Weekend edition—A tale of two trade philosophies, the “French girl” myth, making AI forget

Good morning, Quartz readers.

This week, US president Donald Trump warned of a looming clash of civilizations. The Western world faces existential threats, and may not have the “will to survive,” he told an audience in Warsaw.

Meanwhile, in Brussels, leaders from the European Union and Japanhaggled over cheese (paywall). They also signed the outline of a major free-trade deal: Tariffs will be slashed for parmesan in Japan and Toyotas in Europe.

Same day, radically different visions for the future world order.

The key players in these dramas have since decamped to Hamburg for the G20 summit, a showcase of “multilateralism versus multipolarity.” Consensus about anything, not least the merits of trade, will be elusive.

The Europeans and Japanese are fresh from signing an agreement that covers a third of the global economy, creating a free-trade area that rivals NAFTA in size. Canada inked a similar deal with the EU not long ago. Germany’s Angela Merkel, Canada’s Justin Trudeau, and France’s Emmanuel Macron continue to extol the value of international cooperation—synchronized global growth, propelled byunexpectedly perky trade, helps them make their case.

For now. Trump scotched trade talks with a group of Asian countries early in his term, and isn’t too keen on NAFTA, either. He’s now threatening tariffs on steel imports, which would spark retaliation by trading partners. Still, the essence of his “America First” policies are cheered by fellow populists, like Russia’s Vladimir Putin and Turkey’s Recep Tayyip Erdogan (among others), who are emboldened to promote their own varieties of muscular, identity-based nationalism.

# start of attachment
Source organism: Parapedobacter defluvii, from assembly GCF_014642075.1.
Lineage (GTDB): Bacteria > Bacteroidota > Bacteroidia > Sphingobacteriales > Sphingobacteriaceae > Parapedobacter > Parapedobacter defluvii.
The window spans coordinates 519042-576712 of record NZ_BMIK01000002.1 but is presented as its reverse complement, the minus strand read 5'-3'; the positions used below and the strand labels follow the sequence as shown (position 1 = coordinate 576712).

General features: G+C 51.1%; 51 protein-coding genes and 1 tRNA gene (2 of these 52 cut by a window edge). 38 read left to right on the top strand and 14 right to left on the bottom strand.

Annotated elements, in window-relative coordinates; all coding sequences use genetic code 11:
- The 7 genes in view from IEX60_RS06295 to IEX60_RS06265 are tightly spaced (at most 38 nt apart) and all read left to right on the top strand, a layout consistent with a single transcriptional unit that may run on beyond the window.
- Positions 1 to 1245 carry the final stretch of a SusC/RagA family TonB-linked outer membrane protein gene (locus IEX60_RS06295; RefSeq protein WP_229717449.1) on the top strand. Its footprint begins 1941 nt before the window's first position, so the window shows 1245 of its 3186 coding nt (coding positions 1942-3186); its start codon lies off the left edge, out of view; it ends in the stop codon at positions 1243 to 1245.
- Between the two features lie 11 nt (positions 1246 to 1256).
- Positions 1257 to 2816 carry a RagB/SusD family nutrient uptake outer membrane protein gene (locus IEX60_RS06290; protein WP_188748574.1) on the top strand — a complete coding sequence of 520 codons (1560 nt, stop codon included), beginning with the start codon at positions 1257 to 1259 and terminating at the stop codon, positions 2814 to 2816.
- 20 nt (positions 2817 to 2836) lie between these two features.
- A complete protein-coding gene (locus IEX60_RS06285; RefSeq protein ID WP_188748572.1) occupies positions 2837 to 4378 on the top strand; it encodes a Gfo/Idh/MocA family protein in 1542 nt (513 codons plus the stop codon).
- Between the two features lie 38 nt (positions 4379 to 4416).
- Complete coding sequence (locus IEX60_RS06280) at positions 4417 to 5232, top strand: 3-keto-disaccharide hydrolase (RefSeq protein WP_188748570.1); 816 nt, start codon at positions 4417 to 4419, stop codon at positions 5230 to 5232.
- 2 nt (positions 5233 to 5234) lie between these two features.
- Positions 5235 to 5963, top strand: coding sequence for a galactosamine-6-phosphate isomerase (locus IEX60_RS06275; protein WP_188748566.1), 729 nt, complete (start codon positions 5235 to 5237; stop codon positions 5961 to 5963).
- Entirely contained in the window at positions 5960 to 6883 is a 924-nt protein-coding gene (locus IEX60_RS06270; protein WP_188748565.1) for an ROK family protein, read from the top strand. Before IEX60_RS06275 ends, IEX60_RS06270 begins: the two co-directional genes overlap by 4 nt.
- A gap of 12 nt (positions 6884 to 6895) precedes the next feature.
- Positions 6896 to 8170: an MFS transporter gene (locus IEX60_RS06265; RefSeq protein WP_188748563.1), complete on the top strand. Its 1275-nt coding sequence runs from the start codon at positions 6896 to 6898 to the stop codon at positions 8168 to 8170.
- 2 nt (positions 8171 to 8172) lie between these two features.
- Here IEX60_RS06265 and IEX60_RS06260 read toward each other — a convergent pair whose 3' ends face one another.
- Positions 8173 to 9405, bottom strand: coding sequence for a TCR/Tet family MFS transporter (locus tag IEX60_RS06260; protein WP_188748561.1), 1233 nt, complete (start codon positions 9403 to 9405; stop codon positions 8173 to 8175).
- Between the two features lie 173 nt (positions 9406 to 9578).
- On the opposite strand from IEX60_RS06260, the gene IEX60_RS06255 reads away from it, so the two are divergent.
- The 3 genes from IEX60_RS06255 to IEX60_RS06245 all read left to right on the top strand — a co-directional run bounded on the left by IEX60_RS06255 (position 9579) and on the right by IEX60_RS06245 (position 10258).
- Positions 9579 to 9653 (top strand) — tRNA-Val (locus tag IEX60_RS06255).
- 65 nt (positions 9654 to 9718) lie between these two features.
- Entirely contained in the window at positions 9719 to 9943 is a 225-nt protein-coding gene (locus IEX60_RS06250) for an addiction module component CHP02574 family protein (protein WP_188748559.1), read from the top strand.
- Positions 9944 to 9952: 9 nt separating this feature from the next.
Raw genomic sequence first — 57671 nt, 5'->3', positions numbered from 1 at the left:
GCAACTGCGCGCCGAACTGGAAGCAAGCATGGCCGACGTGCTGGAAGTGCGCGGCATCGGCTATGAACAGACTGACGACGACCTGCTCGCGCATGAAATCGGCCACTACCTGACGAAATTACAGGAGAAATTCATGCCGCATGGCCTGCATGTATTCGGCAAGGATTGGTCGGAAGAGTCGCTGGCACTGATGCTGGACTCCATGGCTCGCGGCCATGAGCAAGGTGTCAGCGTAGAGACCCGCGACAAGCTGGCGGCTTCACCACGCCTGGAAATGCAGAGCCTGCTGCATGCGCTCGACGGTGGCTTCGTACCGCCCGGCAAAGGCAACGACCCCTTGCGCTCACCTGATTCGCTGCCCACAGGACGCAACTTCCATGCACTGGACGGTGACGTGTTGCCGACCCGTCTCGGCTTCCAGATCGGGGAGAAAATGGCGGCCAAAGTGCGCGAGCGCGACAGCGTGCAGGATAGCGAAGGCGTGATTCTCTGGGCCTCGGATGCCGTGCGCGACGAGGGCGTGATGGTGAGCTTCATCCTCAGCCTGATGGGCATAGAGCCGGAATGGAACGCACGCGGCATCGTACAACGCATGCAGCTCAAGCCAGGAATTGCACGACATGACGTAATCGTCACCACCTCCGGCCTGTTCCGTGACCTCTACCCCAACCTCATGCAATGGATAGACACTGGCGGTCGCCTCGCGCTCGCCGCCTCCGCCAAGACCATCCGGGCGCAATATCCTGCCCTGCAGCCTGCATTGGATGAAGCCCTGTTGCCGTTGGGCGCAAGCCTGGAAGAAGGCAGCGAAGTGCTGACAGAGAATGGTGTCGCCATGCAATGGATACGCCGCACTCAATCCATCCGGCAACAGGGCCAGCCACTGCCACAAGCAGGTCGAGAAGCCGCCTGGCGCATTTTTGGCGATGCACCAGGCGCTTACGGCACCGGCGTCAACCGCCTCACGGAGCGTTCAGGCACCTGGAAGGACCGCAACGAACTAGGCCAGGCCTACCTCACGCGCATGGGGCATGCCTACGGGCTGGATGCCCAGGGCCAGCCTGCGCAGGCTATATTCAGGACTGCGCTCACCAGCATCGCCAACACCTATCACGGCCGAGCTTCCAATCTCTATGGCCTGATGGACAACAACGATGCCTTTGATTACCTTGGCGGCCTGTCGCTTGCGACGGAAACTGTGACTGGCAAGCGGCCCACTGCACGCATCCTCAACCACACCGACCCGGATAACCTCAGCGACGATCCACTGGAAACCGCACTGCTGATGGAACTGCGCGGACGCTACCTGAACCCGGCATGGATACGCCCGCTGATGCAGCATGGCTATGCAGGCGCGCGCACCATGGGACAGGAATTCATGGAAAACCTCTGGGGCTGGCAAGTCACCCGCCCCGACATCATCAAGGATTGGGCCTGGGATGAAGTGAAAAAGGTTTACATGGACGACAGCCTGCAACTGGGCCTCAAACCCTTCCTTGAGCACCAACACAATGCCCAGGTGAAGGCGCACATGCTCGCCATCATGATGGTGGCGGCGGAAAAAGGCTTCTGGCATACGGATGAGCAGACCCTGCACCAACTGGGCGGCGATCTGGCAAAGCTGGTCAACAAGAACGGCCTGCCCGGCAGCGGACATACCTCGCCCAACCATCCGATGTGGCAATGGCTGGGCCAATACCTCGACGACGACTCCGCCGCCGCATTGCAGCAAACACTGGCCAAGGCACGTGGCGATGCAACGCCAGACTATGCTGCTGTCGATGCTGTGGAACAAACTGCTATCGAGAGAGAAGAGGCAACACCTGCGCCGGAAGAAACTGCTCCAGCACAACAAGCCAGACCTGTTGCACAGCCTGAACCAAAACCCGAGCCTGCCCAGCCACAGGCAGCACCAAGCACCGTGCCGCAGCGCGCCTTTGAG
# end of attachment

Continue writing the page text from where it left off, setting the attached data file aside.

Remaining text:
At the moment, neither approach is assured the upper hand. Trump’s tariffs could end up hurting workers at home, and antagonize key allies like China, whose help he seeks to rein in North Korea. Macron’s zeal for reform is sure to meet stiff resistance, with critics keen to pounce if the young leader’s style isn’t backed by substance. Today’s upside-down geopolitical environment also creates unusual, unsteady alliances: One of the American administration’s ideological allies routinely hacks and humiliates it, while free traders in Europe and elsewhere keenly court communists in Beijing (paywall).

Is there a renewed vigor in world trade? Is globalization going in reverse? Yes, on both counts. —Jason Karaian

FIVE THINGS ON QUARTZ WE ESPECIALLY LIKED

An AI never forgets. The latest neuroscience suggests that the human brain scraps mundane memories in order to more rapidly access and learn from the stuff that matters. As Katherine Foley explains, one of the problems with algorithms designed to mimic human intelligence is that they remember everything—and have a harder time learning because of it.

Talk to your kids about race. Many well-meaning parents assume that by avoiding the topic of race, their children will grow up not “seeing” it. But psychological studies have shown that’s not true: Even small children form ideas about race, often by absorbing all the wrong messages from their environment. Lila MacLellan spoke to an educator about the best way to start the conversation with kids.